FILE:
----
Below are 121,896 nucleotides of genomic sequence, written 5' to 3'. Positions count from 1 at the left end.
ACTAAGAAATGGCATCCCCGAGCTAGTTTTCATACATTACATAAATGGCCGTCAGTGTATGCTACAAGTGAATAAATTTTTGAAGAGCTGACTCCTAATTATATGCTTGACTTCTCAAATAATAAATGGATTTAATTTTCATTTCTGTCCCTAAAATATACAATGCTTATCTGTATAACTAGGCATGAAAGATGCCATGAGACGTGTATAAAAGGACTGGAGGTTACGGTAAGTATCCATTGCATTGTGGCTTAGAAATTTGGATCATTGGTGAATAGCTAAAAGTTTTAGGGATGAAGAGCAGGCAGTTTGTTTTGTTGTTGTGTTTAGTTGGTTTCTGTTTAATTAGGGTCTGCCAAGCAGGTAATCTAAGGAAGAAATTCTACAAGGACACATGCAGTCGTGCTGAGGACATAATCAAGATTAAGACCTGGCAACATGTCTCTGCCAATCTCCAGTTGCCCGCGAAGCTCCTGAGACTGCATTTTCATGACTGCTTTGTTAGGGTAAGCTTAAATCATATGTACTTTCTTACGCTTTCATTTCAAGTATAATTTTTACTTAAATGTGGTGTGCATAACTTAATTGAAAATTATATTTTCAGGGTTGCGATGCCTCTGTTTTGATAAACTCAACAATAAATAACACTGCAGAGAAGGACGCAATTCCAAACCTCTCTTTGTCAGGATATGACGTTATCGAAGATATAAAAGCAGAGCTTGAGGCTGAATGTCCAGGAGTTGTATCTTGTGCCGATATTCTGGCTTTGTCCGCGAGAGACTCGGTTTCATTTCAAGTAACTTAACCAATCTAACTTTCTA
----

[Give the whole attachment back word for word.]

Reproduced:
Below are 121,896 nucleotides of genomic sequence, written 5' to 3'. Positions count from 1 at the left end.
ACTAAGAAATGGCATCCCCGAGCTAGTTTTCATACATTACATAAATGGCCGTCAGTGTATGCTACAAGTGAATAAATTTTTGAAGAGCTGACTCCTAATTATATGCTTGACTTCTCAAATAATAAATGGATTTAATTTTCATTTCTGTCCCTAAAATATACAATGCTTATCTGTATAACTAGGCATGAAAGATGCCATGAGACGTGTATAAAAGGACTGGAGGTTACGGTAAGTATCCATTGCATTGTGGCTTAGAAATTTGGATCATTGGTGAATAGCTAAAAGTTTTAGGGATGAAGAGCAGGCAGTTTGTTTTGTTGTTGTGTTTAGTTGGTTTCTGTTTAATTAGGGTCTGCCAAGCAGGTAATCTAAGGAAGAAATTCTACAAGGACACATGCAGTCGTGCTGAGGACATAATCAAGATTAAGACCTGGCAACATGTCTCTGCCAATCTCCAGTTGCCCGCGAAGCTCCTGAGACTGCATTTTCATGACTGCTTTGTTAGGGTAAGCTTAAATCATATGTACTTTCTTACGCTTTCATTTCAAGTATAATTTTTACTTAAATGTGGTGTGCATAACTTAATTGAAAATTATATTTTCAGGGTTGCGATGCCTCTGTTTTGATAAACTCAACAATAAATAACACTGCAGAGAAGGACGCAATTCCAAACCTCTCTTTGTCAGGATATGACGTTATCGAAGATATAAAAGCAGAGCTTGAGGCTGAATGTCCAGGAGTTGTATCTTGTGCCGATATTCTGGCTTTGTCCGCGAGAGACTCGGTTTCATTTCAAGTAACTTAACCAATCTAACTTTCTA